Adapted from a recent online discussion.
Husband right to be honest about not wanting to adopt
Georgia: I'm 41, married and I want to adopt a baby. My husband does not. I love him very much, but I'm afraid that this will cause a divorce. My family tells me that if he "really" loved me, he would consider what I want. What do you think?
Carolyn: I think I'd like to throttle your family. (They aren't by any chance — ahem — large and vindictive, are they?)
A spouse who "really" loves you will consider something you want, vs. rejecting an idea out-of-hand. That's very different from saying "yes" just out of love. If your husband, after careful thought, feels he wouldn't/couldn't give a child the love that child would need and deserve, then he has to say no. I'm sorry he doesn't feel the same way you do about adopting a child, and I'm sorry you're faced with this horrible choice. But sometimes horrible choices are what you get when people act with integrity.
The solution isn't to sell out the integrity just because it's inconvenient, and because the grownups don't want to say no to themselves; the only solution is to make the best choice possible under the circumstances. One of the things you want will probably cost you the other. That means your only choice is to decide which of the two you can't imagine your life without. Awful, but there it is.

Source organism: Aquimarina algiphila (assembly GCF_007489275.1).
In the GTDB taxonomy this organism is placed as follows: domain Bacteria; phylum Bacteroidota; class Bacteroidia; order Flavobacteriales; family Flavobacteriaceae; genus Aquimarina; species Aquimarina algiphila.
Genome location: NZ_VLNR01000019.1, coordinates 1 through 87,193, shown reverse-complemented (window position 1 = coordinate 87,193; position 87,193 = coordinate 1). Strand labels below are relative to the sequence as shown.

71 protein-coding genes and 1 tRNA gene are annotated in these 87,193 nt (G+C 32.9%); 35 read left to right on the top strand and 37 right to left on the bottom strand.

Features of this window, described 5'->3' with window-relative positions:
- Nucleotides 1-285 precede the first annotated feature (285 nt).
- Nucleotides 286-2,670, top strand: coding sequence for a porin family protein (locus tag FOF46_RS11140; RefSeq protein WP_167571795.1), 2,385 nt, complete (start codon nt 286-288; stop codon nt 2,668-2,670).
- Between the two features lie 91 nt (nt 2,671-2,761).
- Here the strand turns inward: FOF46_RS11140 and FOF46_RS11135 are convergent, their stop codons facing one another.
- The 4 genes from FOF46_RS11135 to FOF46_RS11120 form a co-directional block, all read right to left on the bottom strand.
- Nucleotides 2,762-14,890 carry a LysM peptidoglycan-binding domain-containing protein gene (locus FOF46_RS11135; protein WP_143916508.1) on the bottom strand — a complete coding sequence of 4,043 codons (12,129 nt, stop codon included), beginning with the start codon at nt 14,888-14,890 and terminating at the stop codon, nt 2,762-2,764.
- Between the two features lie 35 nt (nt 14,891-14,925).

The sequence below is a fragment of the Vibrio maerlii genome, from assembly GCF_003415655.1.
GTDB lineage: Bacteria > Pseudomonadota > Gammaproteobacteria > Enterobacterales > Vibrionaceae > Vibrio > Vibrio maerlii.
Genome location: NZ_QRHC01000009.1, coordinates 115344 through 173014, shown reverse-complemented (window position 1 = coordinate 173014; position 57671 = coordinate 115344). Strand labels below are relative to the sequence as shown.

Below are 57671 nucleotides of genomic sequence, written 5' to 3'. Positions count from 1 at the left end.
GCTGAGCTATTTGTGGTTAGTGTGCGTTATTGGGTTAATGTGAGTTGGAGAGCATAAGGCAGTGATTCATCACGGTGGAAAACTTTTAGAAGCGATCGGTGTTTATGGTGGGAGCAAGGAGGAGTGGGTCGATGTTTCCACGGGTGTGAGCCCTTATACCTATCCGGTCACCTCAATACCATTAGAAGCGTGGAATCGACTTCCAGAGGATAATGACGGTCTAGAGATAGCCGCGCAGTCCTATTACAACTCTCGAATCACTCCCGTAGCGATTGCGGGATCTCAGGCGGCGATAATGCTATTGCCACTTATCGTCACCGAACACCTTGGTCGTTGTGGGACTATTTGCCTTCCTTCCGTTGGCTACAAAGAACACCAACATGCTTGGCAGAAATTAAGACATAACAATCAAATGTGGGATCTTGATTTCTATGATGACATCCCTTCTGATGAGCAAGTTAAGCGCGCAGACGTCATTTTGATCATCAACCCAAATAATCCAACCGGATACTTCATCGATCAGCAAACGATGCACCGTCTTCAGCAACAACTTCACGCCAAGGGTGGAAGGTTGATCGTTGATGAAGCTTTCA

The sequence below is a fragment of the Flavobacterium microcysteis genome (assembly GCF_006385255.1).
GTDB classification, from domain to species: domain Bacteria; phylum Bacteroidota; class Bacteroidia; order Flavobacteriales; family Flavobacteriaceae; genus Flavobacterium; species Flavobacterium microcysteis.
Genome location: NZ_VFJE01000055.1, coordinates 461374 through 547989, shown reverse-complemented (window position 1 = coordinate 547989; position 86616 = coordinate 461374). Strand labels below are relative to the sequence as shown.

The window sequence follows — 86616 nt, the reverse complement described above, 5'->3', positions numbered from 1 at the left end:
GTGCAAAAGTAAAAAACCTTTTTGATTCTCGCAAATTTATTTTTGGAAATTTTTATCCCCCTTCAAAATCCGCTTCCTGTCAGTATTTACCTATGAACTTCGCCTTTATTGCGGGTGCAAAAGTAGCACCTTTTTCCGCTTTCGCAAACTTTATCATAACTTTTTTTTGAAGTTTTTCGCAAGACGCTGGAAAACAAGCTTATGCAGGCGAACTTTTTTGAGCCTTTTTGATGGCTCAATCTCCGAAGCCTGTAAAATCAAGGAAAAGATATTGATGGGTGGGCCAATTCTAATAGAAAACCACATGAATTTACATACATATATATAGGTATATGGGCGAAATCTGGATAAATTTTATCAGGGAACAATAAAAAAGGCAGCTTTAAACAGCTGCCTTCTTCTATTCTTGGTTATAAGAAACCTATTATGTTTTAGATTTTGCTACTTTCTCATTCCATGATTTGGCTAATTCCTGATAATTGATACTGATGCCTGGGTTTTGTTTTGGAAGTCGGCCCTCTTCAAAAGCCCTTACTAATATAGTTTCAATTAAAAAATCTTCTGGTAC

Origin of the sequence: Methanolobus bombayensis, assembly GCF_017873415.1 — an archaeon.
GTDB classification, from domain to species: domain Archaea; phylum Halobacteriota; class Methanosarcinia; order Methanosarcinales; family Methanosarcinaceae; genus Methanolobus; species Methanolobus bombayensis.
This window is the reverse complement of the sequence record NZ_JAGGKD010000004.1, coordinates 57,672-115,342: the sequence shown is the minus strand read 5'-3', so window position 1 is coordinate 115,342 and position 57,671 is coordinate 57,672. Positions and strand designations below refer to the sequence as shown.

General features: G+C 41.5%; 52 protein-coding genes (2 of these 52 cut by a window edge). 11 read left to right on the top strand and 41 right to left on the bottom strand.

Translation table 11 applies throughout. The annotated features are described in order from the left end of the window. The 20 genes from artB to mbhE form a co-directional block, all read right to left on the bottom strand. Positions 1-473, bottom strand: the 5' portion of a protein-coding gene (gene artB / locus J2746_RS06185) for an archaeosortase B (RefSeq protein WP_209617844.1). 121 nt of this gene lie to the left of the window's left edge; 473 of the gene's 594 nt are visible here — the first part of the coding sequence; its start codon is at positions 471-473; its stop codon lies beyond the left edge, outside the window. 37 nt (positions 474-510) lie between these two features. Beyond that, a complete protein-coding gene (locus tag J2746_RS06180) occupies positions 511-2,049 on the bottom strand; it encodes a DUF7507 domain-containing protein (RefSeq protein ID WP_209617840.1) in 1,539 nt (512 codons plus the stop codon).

After grasshopper lifestyle, mother-in-law expects handout
Oh, Crud: So, how much money are you obligated to give to elderly parents? My husband and I are getting socked with both of our penniless mothers.
My mother lived by all the rules but was left with huge medical bills when my dad died. She is extremely frugal and worked until she was 75. Now she lives with my sister and we partly support her. We are all fine with this.
Now my much-younger mother-in-law has notified us that she is out of money. She took early retirement, traveled and bought a lot of fifth-rate art. Now she wants money, and is appalled that we might expect her to live in a small apartment and be frugal. She thinks we are loaded, but we have kids and other obligations.
What kind of lifestyle do we owe her? I am obviously not objective, because I have had to forcibly resist using the phrase "vicious drunken harpy." Guidelines, please.
Carolyn: Expect her to live in a small apartment and be frugal. There is nothing wrong with that.
You and your husband decide how much you are able and willing to spare, and then he sits down with his mom and explains the new reality, spelled out to the line item, if needed, in a budget. If she wants a grander lifestyle, she can get a job.
I'm not sure I can emphasize enough that this entire message needs to come from her son. And that, although you're biased, you need to resist comparing the two.
This is where I stand on the front stoop smiling and waving and saying "Good luck!" in an unnaturally cheery voice.